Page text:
5. 1, I'm not wearing a flack jacket, so please don't use real ammunition. 2, I'm not anti the concept of HPC. 3, I've just bought a terrace in Cambridge for close to that money. 4, I did think, long and hard about this decision. 5, The deposit, around 35% came from a previous 'profit' from our last, and first, house sale over a period of just 3 years. 6, Our whole lives are in Cambridge and want to be near the people we love, like and need in our lives. 7, We no longer live in a traffic jam to get in and out of this city. 8, Our household income in more than double average. 9, Our house will be a 5bed terrace by the end of this year, through hard work. 10, If we were 10 years older we'd have paid a similar amount, just got a much bigger house. We had two choices, not live in this city to buy a house similar in size to that which older people live in or accept a 50% drop in 'spacial returns' on our budget. (That phrase is used in jest.)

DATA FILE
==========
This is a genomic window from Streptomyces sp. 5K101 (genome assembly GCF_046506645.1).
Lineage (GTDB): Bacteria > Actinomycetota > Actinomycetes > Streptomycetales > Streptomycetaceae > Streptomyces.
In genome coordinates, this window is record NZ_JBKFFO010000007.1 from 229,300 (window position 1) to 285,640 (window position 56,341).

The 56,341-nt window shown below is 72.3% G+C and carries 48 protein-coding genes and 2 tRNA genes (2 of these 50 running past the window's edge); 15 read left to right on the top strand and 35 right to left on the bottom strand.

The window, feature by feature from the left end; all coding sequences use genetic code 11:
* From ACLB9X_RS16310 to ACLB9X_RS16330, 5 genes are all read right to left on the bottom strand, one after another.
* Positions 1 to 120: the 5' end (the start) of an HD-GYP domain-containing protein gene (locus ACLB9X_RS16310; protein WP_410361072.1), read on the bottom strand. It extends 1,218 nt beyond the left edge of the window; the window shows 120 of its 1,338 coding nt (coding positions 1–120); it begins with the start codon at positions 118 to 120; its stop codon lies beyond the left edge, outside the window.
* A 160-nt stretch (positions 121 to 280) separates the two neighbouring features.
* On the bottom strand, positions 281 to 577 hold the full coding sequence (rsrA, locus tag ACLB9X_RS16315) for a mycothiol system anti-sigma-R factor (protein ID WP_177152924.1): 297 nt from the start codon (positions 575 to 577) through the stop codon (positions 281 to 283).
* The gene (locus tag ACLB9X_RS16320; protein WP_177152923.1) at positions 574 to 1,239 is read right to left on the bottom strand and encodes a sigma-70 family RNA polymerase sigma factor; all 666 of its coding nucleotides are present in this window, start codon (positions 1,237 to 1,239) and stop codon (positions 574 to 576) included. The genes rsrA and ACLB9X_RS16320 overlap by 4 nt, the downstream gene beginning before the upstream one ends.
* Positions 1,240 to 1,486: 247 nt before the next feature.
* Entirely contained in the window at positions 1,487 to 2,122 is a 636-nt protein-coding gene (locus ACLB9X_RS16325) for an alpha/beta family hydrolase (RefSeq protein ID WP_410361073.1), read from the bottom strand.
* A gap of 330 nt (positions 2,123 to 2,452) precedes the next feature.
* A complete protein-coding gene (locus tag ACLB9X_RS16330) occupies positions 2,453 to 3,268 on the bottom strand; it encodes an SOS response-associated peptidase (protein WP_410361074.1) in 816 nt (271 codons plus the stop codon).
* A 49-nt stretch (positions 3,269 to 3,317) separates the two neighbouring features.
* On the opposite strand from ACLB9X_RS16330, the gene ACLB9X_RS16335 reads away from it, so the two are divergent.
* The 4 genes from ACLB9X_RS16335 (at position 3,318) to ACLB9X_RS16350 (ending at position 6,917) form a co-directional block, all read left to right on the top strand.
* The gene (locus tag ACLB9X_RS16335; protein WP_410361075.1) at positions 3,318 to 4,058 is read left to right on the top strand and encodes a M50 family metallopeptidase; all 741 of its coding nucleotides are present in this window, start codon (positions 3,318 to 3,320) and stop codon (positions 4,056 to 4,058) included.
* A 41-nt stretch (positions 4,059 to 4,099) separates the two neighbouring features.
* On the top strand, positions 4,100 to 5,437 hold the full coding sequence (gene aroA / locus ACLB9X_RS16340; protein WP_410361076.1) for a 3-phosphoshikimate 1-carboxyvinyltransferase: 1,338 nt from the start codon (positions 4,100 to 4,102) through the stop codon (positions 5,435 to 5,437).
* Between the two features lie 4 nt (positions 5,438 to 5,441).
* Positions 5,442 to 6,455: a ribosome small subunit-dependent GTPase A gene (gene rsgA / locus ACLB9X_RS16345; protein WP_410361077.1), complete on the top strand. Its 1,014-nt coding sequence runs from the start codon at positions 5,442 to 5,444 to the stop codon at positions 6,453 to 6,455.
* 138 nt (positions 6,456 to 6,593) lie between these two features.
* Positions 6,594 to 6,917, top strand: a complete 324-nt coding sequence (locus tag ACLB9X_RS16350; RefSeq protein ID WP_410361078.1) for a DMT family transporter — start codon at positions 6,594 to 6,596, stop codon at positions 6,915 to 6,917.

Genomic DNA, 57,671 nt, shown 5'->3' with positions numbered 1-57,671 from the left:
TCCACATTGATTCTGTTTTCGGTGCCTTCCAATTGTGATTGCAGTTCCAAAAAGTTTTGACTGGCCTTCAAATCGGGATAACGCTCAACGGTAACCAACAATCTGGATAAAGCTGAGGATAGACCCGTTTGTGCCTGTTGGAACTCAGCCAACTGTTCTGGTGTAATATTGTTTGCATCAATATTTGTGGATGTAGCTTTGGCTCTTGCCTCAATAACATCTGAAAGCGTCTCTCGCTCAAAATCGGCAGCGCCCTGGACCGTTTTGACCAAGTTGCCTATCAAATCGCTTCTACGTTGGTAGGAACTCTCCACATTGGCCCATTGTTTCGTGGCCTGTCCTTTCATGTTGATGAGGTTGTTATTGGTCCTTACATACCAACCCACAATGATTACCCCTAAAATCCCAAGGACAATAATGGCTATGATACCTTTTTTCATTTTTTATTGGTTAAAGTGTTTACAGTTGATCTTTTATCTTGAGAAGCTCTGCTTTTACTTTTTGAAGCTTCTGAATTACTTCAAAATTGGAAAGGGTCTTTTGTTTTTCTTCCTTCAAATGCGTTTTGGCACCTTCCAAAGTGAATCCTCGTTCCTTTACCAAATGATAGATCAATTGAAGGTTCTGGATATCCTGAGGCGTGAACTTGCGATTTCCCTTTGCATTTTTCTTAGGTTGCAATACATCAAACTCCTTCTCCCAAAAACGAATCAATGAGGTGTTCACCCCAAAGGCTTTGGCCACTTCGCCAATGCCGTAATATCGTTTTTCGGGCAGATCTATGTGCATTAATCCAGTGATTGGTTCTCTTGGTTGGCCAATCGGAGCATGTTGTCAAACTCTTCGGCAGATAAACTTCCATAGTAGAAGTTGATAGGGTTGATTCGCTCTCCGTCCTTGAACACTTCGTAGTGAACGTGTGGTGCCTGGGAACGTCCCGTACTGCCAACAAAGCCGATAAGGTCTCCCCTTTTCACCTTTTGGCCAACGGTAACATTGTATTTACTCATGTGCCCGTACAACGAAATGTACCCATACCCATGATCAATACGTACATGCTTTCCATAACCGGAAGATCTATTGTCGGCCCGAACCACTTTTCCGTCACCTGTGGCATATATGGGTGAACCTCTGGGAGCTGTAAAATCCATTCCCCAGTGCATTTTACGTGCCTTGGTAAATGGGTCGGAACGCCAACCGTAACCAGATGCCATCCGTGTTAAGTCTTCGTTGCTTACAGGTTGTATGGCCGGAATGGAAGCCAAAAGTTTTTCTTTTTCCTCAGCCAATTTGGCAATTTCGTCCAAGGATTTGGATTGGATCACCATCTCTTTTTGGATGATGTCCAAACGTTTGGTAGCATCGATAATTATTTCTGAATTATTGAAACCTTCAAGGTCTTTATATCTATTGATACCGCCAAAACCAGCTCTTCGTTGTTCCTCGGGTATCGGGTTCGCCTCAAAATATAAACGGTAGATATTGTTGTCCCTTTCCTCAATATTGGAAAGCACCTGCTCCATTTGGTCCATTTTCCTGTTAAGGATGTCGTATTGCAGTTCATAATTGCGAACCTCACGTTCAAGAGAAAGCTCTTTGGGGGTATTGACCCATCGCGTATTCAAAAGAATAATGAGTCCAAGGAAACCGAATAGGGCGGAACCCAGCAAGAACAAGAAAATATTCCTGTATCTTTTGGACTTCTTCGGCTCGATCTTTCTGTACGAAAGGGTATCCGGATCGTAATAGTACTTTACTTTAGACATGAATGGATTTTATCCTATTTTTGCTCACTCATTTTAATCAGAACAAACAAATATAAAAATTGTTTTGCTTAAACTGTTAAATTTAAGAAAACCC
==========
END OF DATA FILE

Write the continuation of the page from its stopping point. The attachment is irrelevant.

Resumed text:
6. One great part of these schemes is that they only sell to owner occupiers and you can't buy a house if you already own another house or part there of. That's something that I'd expect the vast majority of people on here to support. If all housing in the UK worked in that way we wouldn't be in such a mess!
  7. Why not? Cambridge, it seems that average prices are actually 11-12 times the average salary.